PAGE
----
Having spent Wednesday afternoon in Dundee visiting my son, I was back in parliament early on Thursday dealing with casework and making calls.  After a meeting with my Presiding Officer colleagues to prepare for the business for the day, I was in the Chamber for General Questions where I raised concerns about the Budget settlement for Orkney Islands Council.  Last week, OIC Leader, Cllr Stockan stepped down from his position in COSLA in protest at what he claimed was the “poorest” settlement for any local authority in the country.  I asked the Minister for Public Finance, Tom Arthur, whether he believed this reflects a government committed to island-proofing and supporting our island communities.  While the Minister tried to point the finger at everyone else, the SNP/Green Government cannot escape responsibility for a decision that will almost certainly lead to cuts in local services, particularly in an area where delivery of services is invariably more costly.  You can watch this exchange here and read more of my comments here.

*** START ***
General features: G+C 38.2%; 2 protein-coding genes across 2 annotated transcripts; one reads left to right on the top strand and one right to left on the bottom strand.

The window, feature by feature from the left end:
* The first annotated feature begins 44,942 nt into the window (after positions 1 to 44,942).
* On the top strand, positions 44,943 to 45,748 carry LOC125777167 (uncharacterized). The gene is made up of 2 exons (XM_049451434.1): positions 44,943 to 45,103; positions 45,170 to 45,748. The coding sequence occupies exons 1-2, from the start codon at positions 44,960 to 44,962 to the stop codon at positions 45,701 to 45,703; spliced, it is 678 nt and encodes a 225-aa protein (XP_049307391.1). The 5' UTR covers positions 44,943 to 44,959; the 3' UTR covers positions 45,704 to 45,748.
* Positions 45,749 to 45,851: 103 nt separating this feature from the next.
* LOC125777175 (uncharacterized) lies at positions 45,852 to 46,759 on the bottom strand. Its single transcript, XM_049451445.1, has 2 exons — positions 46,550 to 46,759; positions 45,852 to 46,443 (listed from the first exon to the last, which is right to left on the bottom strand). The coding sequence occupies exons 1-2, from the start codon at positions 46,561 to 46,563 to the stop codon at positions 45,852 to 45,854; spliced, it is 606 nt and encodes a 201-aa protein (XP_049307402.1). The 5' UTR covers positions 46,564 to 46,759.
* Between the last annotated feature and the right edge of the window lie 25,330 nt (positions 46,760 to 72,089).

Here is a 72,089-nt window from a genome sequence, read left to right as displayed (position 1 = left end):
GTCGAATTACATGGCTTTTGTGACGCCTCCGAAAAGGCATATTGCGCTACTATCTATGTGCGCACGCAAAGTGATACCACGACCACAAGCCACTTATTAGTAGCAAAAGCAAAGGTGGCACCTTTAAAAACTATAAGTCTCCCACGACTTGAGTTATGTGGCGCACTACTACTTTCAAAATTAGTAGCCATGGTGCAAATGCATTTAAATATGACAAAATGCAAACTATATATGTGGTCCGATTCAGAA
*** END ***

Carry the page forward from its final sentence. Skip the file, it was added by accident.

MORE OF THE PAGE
I stayed in the chamber for First Minister's Questions where, as I mentioned earlier, the issue of classroom ventilation and the proposal to chop the bottom of classroom doors was brought up by Tory leader, Douglas Ross.  In a rowdy exchange, the First Minister tried to describe the suggestion of doors being chopped under the guise of "structural" changes in the face of obvious health and safety concerns.  Labour's Anas Sarwar then raised the growing cost of living crisis and questioned the First Minister over proposals to implement a "windfall" tax on oil giants and to increase the Winter Fuel Payment, which are also being proposed by Liberal Democrats.  In response, Nicola Sturgeon avoided committing her party to a windfall tax, but did state that "every single penny" of consequentials to Scotland from the new support measures announced by the Chancellor, Rishi Sunak, will be passed on to helping people deal with the cost-of-living crisis.  You can watch FMQs here and read the transcript here.